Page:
There is currently a growing international community of specialists dedicated to the digitization of cultural heritage, supported by such organisations as the Association of Historic and Fine Art Photographers (AHFAP). The Association hosts an annual conference in the UK and has an extensive website offering advice and links to resources.((Association for Historical and Fine Art Photography (AHFAP), webpage:  accessed 7/01/20.)) The biennial symposium hosted by the Rijksmuseum, Amsterdam entitled ‘2D & 3D Photography: Practice and Prophesies’, inaugurated in 2015, has quickly become a focal point in the gathering together of international experts whose aim is to encourage the sharing of knowledge and to promote the use of standardised practices.1 At present the most widely used digital imaging guidelines in the cultural heritage community are the U.S. National Archives and Records Administration’s ‘Federal Agencies Digital Imaging Guidelines’ (FADGI),((Thomas Rieger (ed.) Technical Guidelines for Digitizing Cultural Heritage Materials, Federal Agencies Digital Guidelines Initiative (FADGI), Library of Congress, Washington, 2016,  webpage: accessed 7/01/20)) and the National Library of the Netherlands’ ‘Metamorfoze Guidelines’.((Hans Van Dormolen, Metamorfoze Preservation Imaging Guidelines, The Hague, 2012, webpage: accessed 11/01/20)) The common themes of these guidelines, developed over many years, are the adherence to disciplined methodologies to obtain consistent image quality, even tonality and illumination, accuracy of scale, accuracy of colour, and optimum resolution. The Rijksmuseum, for example, has committed to digitizing the entire collection of the museum within the framework of the Metamorfoze Guidelines, and offers an innovative free online photoservice for the use of images in research.((Rijksmuseum Photoservice, webpage: accessed 11/01/20)) Realising the growing importance of setting in-house standards for digital photographic recording, the YGT decided to begin a review of its own practices, reflecting on what could be improved upon and how, and also exploring the benefits of greater accuracy in the recording of the historic stained glass in its care. The key areas identified for improvement in studio-based photography were: Lighting for both transmitted and reflected light sources, with the objective of even illumination and colour balance; File-naming, archiving and in the development of an effective use of the possibilities of metadata; Colour accuracy. The majority of professional photographers working within the field of cultural heritage employ colour management systems, using technical targets to create colour profiles that control colour accuracy. In digital industries the concept of colour management was formalised in 1993 by the International Colour Consortium (ICC) anabling a cross-platform, vendor-neutral system of assigning calculated colour profiles.((Roy S. Berns, Principles of Colour Technology, Fourth Edition, Hoboken, 2019, 191)) It is easy to assume that when you invest in expensive digital equipment it will record information accurately.  However, most camera manufacturers look towards commercial markets for their custom. In most cases, this leads to a desire to record colour in a vibrant and aesthetically pleasing way rather than in a truly accurate rendering. The additional complication in photographing stained glass is the need to use transmitted light. The information found in the published guidelines focuses in general on digitizing subjects using reflected light, making our objective far from straightforward.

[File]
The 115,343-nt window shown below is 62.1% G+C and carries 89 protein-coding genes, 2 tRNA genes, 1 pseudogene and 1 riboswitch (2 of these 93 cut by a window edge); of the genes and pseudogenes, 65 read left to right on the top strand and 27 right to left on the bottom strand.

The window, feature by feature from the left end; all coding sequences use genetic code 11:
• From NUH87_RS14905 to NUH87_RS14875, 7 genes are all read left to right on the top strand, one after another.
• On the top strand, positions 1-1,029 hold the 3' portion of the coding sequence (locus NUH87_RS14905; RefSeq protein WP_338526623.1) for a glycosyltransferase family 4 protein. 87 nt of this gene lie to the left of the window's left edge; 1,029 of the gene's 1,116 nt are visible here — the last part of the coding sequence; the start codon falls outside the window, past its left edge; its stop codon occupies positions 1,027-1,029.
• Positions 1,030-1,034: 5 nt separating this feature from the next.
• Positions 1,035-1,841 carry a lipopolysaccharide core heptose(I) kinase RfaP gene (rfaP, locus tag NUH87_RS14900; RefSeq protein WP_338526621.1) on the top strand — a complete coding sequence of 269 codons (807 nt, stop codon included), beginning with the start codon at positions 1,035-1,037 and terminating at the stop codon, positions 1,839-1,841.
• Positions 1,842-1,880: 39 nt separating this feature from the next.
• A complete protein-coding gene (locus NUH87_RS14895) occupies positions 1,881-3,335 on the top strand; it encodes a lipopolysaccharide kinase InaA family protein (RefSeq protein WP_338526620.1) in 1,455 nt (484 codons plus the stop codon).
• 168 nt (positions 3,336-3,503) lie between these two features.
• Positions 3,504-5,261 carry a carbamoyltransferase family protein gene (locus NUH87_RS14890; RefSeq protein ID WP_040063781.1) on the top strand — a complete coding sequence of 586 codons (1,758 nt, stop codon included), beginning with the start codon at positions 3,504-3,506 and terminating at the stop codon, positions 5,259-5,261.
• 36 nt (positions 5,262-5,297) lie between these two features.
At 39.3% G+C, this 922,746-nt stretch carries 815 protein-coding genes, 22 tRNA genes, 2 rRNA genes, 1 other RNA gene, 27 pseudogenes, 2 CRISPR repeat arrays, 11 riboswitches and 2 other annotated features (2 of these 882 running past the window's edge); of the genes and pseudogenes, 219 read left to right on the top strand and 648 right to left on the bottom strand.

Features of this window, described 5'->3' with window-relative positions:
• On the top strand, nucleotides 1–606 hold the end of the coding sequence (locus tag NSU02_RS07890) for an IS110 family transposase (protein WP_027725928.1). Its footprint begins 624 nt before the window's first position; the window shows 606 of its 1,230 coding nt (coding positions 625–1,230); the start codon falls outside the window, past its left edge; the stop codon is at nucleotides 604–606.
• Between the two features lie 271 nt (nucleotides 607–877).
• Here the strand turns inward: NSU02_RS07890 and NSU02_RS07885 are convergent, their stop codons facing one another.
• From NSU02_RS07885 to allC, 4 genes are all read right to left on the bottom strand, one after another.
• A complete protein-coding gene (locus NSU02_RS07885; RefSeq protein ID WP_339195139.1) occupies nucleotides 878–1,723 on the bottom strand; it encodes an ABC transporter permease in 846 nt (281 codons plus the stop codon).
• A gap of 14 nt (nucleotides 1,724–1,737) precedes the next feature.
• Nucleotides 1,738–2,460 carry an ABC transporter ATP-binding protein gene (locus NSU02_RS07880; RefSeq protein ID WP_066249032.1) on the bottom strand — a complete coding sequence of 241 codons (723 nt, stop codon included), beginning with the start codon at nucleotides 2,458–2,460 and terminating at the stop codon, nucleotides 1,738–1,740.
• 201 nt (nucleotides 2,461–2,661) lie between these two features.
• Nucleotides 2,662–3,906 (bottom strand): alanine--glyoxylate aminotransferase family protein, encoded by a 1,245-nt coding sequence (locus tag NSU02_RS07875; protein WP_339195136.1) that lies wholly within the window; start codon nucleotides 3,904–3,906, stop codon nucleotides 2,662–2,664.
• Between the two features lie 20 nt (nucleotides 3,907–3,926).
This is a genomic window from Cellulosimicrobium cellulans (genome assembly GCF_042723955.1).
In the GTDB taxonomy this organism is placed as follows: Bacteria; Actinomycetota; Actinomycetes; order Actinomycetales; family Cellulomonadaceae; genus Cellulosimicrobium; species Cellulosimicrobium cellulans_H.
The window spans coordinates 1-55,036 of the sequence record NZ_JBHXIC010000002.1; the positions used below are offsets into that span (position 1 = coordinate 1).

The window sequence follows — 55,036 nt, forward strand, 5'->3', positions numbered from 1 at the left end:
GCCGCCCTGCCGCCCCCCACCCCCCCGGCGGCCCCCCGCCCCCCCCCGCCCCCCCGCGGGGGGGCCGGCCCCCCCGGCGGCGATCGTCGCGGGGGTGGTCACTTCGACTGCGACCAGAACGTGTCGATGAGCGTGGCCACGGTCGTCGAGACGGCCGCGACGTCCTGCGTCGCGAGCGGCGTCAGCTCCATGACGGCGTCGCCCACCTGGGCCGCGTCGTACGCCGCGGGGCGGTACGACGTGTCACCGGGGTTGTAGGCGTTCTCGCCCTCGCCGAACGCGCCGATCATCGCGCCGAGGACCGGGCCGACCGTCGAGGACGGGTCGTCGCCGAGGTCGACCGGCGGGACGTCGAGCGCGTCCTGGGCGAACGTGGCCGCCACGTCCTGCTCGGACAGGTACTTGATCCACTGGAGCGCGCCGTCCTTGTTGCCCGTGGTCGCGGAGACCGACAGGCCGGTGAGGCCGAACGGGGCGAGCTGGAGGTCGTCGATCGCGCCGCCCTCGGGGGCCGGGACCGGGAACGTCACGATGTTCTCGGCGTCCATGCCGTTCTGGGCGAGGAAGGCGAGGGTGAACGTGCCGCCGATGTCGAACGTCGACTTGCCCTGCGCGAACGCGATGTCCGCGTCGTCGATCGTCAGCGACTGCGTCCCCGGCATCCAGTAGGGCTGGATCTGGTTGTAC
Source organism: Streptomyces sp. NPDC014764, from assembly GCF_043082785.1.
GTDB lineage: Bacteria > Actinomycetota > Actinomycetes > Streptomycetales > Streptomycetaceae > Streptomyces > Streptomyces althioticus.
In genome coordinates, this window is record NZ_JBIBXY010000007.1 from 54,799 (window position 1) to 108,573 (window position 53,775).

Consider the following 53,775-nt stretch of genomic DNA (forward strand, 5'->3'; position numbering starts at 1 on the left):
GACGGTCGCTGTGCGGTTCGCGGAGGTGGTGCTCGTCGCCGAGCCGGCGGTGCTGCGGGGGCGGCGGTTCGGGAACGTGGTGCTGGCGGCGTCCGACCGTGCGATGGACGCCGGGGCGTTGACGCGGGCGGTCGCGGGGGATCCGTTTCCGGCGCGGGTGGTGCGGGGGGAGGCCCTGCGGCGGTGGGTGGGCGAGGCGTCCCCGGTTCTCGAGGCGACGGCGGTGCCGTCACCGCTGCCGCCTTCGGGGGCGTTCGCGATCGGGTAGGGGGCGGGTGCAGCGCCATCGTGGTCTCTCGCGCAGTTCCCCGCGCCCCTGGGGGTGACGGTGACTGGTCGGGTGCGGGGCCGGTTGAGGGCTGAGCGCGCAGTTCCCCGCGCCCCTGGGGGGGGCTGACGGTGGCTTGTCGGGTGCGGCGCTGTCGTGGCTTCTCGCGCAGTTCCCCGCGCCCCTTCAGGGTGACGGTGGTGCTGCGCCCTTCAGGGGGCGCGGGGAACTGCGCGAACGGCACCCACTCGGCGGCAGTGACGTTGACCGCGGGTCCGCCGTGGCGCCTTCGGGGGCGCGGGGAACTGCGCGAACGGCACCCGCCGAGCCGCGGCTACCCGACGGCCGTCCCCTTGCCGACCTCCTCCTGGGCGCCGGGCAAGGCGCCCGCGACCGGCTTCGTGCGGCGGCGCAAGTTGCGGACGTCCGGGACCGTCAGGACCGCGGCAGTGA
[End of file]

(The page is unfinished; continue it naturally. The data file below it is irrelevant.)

Developing A Methodology for the Digital Imaging of Stained Glass at the York Glaziers Trust